Anatomy of a deficit

The “socially liberal, fiscally conservative, and academically rigorous” (per CQ) Center on Budget and Policy Priorities presents this (literally) graphic depiction of the U.S. government deficit over the next decade.

The deficit for fiscal 2009 was $1.4 trillion and, at an estimated 10 percent of Gross Domestic Product (GDP), was the largest deficit relative to the size of the economy since the end of World War II. Under current policies, deficits will likely exceed $1 trillion in 2010 and 2011 and remain near that figure thereafter….

The recession battered the budget, driving down tax revenues and swelling outlays for unemployment insurance, food stamps, and other safety-net programs. Using CBO’s August 2008 projections as a benchmark, we calculate that the changed economic outlook accounts for over $400 billion of the deficit in 2009 and slightly smaller amounts in subsequent years. Those effects persist; even in 2018, the deterioration in the economy since summer 2008 — including the extra debt-service costs — accounts for over $300 billion in extra deficits. [emphasis added]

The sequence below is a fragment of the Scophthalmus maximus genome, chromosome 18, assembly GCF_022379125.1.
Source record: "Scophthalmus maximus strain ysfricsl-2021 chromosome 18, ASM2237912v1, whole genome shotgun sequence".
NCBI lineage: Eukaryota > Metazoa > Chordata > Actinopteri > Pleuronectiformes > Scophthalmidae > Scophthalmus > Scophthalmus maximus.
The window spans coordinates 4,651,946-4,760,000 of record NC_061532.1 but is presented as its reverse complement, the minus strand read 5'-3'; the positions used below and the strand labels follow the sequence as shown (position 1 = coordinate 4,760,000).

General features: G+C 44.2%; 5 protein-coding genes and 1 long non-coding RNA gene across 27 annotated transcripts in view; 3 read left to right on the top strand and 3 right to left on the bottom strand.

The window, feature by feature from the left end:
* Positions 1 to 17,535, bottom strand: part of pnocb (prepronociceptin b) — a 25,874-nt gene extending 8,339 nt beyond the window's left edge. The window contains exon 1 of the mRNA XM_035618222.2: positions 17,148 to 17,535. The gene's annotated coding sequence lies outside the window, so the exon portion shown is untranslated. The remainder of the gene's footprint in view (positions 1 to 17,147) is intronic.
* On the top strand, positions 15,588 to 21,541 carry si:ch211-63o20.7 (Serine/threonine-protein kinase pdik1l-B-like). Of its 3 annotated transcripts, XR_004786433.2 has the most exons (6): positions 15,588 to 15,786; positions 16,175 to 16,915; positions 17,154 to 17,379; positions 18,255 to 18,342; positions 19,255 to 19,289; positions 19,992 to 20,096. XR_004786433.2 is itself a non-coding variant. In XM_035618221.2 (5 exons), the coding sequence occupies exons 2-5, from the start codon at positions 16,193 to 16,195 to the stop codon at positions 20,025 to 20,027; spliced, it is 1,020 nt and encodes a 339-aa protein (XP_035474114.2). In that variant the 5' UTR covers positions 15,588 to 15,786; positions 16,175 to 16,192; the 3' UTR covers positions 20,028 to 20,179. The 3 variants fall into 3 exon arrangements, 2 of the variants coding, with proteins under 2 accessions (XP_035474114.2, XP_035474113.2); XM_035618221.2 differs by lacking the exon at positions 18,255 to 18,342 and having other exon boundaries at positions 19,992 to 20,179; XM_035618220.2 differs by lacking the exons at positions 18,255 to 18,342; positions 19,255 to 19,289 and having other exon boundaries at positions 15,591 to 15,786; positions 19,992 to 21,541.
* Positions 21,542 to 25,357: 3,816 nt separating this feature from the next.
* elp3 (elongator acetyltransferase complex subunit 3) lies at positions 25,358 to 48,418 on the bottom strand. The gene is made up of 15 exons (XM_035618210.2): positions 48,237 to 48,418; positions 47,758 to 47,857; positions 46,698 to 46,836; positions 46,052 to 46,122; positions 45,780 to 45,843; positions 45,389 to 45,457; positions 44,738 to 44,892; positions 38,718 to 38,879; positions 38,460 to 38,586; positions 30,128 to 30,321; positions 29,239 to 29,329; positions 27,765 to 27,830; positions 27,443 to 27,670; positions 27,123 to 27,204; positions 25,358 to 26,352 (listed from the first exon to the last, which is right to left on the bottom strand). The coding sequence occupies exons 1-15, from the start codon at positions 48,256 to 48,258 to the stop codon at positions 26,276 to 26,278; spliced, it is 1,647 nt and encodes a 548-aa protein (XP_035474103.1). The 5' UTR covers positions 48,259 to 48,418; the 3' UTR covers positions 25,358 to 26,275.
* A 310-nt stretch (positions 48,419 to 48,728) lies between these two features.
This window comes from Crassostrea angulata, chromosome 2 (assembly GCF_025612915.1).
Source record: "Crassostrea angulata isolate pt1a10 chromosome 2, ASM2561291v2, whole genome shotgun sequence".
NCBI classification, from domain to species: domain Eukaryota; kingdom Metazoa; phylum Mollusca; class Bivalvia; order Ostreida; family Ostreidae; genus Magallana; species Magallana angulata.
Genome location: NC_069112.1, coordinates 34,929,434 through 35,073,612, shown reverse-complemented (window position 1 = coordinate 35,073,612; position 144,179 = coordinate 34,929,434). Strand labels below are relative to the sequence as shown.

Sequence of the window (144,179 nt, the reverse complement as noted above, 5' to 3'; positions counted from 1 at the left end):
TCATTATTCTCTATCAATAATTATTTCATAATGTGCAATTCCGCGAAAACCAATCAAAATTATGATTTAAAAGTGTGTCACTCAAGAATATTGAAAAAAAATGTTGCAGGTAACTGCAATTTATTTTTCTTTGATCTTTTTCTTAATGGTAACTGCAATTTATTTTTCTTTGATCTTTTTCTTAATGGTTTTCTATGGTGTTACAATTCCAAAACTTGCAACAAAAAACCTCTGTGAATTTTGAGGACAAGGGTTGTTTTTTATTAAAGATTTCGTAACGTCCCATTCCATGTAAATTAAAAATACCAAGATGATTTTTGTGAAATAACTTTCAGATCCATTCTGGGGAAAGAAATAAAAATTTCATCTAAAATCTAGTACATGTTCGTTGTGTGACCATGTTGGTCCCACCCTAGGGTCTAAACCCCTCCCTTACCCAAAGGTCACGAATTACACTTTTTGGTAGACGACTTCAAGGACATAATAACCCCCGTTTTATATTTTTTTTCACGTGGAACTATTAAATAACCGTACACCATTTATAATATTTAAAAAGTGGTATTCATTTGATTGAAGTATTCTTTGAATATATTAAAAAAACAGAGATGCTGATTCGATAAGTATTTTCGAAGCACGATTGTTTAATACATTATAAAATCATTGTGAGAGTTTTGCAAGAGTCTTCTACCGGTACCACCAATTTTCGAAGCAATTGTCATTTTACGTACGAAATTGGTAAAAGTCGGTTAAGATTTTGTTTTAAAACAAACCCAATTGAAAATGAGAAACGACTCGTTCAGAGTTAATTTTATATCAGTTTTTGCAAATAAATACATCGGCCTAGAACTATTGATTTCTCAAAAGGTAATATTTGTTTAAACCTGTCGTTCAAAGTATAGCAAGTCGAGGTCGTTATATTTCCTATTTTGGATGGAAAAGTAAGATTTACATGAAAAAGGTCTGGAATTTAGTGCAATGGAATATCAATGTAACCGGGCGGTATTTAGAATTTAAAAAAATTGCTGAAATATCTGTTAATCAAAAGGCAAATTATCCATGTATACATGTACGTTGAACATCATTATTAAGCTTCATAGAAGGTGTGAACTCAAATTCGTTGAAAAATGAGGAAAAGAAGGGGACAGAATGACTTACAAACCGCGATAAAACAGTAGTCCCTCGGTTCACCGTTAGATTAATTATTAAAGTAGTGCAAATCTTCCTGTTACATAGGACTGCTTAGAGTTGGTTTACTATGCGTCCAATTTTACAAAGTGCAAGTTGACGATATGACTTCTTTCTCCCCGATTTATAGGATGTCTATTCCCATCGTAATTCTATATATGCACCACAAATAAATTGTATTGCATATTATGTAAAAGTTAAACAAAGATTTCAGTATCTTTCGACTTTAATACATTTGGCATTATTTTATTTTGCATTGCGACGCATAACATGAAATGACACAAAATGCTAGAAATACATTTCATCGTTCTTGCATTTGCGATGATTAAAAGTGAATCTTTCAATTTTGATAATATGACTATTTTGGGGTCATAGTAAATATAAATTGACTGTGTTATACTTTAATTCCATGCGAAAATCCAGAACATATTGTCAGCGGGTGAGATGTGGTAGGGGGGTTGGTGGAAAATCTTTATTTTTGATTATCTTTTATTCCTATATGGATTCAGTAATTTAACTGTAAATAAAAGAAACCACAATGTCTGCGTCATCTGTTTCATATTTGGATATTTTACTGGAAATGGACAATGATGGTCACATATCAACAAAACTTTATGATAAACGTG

What I like about this chart: It’s comprehensive yet comprehensible. The average voter can see how many factors contribute to the shortfall, and how various expenditures increase the deficit as they continue over time.

The moral of this story is no surprise: “Hey, Congress, don’t buy stuff (wars, tax cuts) you can’t afford, and do try not to let the excesses of unregulated capitalism decimate the economy. Kthxbye.”

Readers: Any other aspects of the budget/deficit you’d like to see added to this chart?

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